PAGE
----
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Ducks' buzz all about Nick Aliotti

by: TRIBUNE FILE PHOTO: JAIME VALDEZ - Defensive coordinator Nick Aliotti says he wants all the Oregon Ducks to have a smile on their face after Monday's Alamo Bowl, which will be his final game as a UO coach.SAN ANTONIO, Texas — The buzz around the Oregon Ducks football team this weekend continued to be Friday's retirement announcement by defensive coordinator Nick Aliotti.

Could Oregon's situation be a poor man's Texas situation? Could the Ducks be rallying around their outgoing D-coordinator the way the Longhorns will be rallying around departing head coach Mack Brown?

Suggested one media member: "Win one for the 'Nicker.' "

UO offensive coordinator Scott Frost says he has learned much from Aliotti, 59 and a 24-year member of the Oregon staff among his 38 years in coaching.

"Nick has been a great coach at Oregon for a long time," he says. "Nick is one of several guys on our staff that work hard every single day and have worked for a long time at the University of Oregon to make us great. I've learned a lot from all of them.

"We're sorry to see Nick go. He's been a big part of our family. But we're happy for him in retirement."

Aliotti, who has strong ties in the Bay Area, helped recruit running back Byron Marshall from San Jose, Calif.

"He's always going to keep it real," Marshall says. "If you're playing bad, he'll tell ya. And, he's not going to give you overconfidence, so your head gets big. He'll keep it real with you. It's sad to see a coach like him go and retire."

"He's hard on us when we're not doing things right," linebacker Derrick Malone says. "He expects a lot from us. But he's also there to nurture us and show us love when it's needed. He's not going to let us fall short of our potential."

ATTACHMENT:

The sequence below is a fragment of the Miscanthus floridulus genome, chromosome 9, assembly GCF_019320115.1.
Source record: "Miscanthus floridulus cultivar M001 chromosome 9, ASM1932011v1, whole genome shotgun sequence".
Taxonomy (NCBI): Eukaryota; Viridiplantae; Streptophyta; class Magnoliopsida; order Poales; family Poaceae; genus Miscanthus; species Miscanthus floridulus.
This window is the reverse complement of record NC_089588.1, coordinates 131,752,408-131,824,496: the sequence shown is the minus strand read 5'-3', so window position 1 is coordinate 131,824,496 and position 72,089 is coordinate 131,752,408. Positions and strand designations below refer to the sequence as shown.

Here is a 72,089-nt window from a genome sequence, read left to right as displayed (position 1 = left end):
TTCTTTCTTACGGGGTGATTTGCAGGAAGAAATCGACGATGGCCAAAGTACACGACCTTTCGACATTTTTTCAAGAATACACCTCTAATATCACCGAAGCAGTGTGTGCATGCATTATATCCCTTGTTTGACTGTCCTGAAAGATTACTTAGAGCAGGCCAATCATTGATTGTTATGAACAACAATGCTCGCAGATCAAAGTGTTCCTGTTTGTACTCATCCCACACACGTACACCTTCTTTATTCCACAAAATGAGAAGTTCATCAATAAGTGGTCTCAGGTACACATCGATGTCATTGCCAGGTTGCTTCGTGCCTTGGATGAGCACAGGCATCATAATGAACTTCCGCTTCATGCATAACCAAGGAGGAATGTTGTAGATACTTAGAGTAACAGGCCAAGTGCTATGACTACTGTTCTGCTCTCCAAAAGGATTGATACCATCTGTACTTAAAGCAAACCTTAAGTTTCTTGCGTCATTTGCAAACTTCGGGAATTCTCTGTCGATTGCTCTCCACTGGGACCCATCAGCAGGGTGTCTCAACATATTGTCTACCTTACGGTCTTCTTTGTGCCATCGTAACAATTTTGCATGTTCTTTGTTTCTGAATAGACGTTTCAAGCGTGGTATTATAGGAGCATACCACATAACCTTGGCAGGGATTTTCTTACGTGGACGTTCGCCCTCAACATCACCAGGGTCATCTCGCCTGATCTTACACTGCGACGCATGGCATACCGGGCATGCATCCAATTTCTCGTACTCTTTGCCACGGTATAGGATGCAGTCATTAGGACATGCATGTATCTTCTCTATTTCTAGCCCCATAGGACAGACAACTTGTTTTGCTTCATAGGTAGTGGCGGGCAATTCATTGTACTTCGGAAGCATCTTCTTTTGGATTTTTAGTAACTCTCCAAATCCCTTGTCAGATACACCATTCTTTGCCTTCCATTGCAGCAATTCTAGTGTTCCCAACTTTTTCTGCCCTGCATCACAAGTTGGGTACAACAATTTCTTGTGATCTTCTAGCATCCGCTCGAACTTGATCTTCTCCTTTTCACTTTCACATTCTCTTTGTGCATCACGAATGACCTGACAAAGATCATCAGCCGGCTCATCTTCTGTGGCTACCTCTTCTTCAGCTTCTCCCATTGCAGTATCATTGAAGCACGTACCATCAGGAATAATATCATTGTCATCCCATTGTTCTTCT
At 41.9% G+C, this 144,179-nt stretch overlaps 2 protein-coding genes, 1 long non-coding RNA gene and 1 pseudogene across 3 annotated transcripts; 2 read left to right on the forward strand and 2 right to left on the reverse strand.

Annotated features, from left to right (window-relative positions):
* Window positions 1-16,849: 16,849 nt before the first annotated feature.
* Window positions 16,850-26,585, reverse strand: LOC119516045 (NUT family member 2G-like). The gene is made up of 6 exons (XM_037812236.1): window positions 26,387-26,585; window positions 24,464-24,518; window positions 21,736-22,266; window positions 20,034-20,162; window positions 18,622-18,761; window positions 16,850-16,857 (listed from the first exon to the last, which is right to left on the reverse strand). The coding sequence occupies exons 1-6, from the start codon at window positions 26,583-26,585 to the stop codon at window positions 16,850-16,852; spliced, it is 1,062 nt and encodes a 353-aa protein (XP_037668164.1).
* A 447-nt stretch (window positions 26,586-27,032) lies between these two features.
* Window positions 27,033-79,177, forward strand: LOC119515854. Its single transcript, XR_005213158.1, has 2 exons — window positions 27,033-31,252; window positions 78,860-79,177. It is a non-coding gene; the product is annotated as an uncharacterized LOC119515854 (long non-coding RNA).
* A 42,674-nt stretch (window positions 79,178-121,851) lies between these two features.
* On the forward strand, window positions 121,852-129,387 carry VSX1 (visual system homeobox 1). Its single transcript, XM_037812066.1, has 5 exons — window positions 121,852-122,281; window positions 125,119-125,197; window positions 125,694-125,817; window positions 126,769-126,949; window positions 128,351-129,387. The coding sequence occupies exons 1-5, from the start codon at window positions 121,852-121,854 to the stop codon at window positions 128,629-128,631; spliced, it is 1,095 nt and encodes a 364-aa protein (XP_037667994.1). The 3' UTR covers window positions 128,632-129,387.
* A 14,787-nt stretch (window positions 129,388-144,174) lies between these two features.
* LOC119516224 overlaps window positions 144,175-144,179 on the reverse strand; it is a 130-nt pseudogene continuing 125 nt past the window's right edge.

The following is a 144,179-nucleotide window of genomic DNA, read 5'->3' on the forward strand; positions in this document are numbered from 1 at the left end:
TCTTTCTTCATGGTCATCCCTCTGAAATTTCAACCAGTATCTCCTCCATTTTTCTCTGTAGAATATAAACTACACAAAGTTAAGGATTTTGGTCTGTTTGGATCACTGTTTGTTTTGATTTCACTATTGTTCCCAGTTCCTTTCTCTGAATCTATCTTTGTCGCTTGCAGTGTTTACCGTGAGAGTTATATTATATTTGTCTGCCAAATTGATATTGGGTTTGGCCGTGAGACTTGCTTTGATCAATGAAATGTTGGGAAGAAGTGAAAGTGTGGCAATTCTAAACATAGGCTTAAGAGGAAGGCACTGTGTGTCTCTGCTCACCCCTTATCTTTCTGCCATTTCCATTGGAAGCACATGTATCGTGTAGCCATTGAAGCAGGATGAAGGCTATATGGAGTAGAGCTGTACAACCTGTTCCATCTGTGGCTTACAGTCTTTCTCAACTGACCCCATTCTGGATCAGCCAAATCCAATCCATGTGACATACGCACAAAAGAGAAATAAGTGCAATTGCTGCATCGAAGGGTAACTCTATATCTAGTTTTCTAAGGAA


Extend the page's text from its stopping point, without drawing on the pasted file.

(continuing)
"Coach Al, he's like a second father to me," defensive tackle Taylor Hart says. "He always comes with the attitude that he's just got the energy, we're always going to find a way to win. I can't say anything bad at all about Coach Aliotti."

Cornerback Ifo Ekpre-Olomu says Aliotti's work ethic stands out.

"He comes with that relentless passion every day to get the best out of each player," he says. "Even when players might not take it for what it's worth, he's made everybody better at this program, and he's done it day in and day out. I thank him for that."

One longtime UO assistant, linebackers coach Don Pellum, says Aliotti's decision surprised him. Aliotti says that he thought about retiring after last season's Fiesta Bowl win, but stuck around to help the transition from Chip Kelly to Mark Helfrich.

The UO defense was on a record pace for fewest points allowed since 1980 until the Ducks lost 42-16 at Arizona, as running back Ka'Deem Carey ran roughshod and quarterback B.J. Denker made key plays with his legs and arm.

Then Oregon State pounded UO for 231 rushing yards and 545 yards total offense.

But Aliotti gladly accepted the one more point than the Beavers, as UO won 36-35.

In other words, the UO defense hasn't exactly performed well since being run over by Stanford on Nov. 7. So, it's a curious timing for the announcement, which both Aliotti and Helfrich agreed on.

"I'm at a good place," Aliotti says.

"I respect him. I'm glad he made this decision," safety Brian Jackson says. "Like he said, we need to get out there and play some football. ... I feel if we wanted to make this about coaches, we wouldn't be doing any game-planning."

Adds Malone: "We're here to win this game, no matter what happens. No matter what happens, who is staying, from coaches to players, we know we have one common goal."

Aliotti says that he hasn't changed this year.

"I did enjoy this group of kids. This is a good group of young men," he says. "I know we're going to put our best foot forward to try to beat a very good Texas football team.

"This is not, 'Win one for the Gipper.' I want to make that perfectly clear. This is about trying to win the Alamo Bowl."

Aliotti says he'll want to bond with players after the game, for one last time.

"The bottom line is I want to make sure I touch every one of my guys when the game is over and tell them thanks," he says. "I hope they all have a smile on their face when the game is over. That's what's important to me."